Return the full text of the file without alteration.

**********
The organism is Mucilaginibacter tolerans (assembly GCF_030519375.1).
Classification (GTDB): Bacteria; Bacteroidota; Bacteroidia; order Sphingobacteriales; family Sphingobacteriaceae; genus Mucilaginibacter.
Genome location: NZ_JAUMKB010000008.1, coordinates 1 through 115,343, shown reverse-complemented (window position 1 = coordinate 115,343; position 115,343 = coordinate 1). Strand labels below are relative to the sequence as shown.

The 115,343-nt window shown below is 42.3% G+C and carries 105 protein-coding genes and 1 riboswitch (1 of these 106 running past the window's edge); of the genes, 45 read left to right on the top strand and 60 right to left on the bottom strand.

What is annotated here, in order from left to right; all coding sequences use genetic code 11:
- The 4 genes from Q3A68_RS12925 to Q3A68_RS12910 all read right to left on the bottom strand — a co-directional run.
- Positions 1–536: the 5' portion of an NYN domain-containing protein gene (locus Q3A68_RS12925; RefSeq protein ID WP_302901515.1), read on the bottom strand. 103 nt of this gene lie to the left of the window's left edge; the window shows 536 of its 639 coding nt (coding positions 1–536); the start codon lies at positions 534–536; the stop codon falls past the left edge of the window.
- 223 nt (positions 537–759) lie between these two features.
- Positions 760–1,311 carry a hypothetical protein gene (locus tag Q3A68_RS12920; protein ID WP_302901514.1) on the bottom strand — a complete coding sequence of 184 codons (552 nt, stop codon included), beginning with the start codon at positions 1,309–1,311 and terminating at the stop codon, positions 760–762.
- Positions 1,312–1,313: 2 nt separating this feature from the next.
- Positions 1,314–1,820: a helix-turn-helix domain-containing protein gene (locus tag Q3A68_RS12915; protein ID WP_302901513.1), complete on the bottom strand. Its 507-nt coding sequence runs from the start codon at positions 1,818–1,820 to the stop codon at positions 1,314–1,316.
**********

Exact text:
The organism is Mucilaginibacter tolerans (assembly GCF_030519375.1).
Classification (GTDB): Bacteria; Bacteroidota; Bacteroidia; order Sphingobacteriales; family Sphingobacteriaceae; genus Mucilaginibacter.
Genome location: NZ_JAUMKB010000008.1, coordinates 1 through 115,343, shown reverse-complemented (window position 1 = coordinate 115,343; position 115,343 = coordinate 1). Strand labels below are relative to the sequence as shown.

The 115,343-nt window shown below is 42.3% G+C and carries 105 protein-coding genes and 1 riboswitch (1 of these 106 running past the window's edge); of the genes, 45 read left to right on the top strand and 60 right to left on the bottom strand.

What is annotated here, in order from left to right; all coding sequences use genetic code 11:
- The 4 genes from Q3A68_RS12925 to Q3A68_RS12910 all read right to left on the bottom strand — a co-directional run.
- Positions 1–536: the 5' portion of an NYN domain-containing protein gene (locus Q3A68_RS12925; RefSeq protein ID WP_302901515.1), read on the bottom strand. 103 nt of this gene lie to the left of the window's left edge; the window shows 536 of its 639 coding nt (coding positions 1–536); the start codon lies at positions 534–536; the stop codon falls past the left edge of the window.
- 223 nt (positions 537–759) lie between these two features.
- Positions 760–1,311 carry a hypothetical protein gene (locus tag Q3A68_RS12920; protein ID WP_302901514.1) on the bottom strand — a complete coding sequence of 184 codons (552 nt, stop codon included), beginning with the start codon at positions 1,309–1,311 and terminating at the stop codon, positions 760–762.
- Positions 1,312–1,313: 2 nt separating this feature from the next.
- Positions 1,314–1,820: a helix-turn-helix domain-containing protein gene (locus tag Q3A68_RS12915; protein ID WP_302901513.1), complete on the bottom strand. Its 507-nt coding sequence runs from the start codon at positions 1,818–1,820 to the stop codon at positions 1,314–1,316.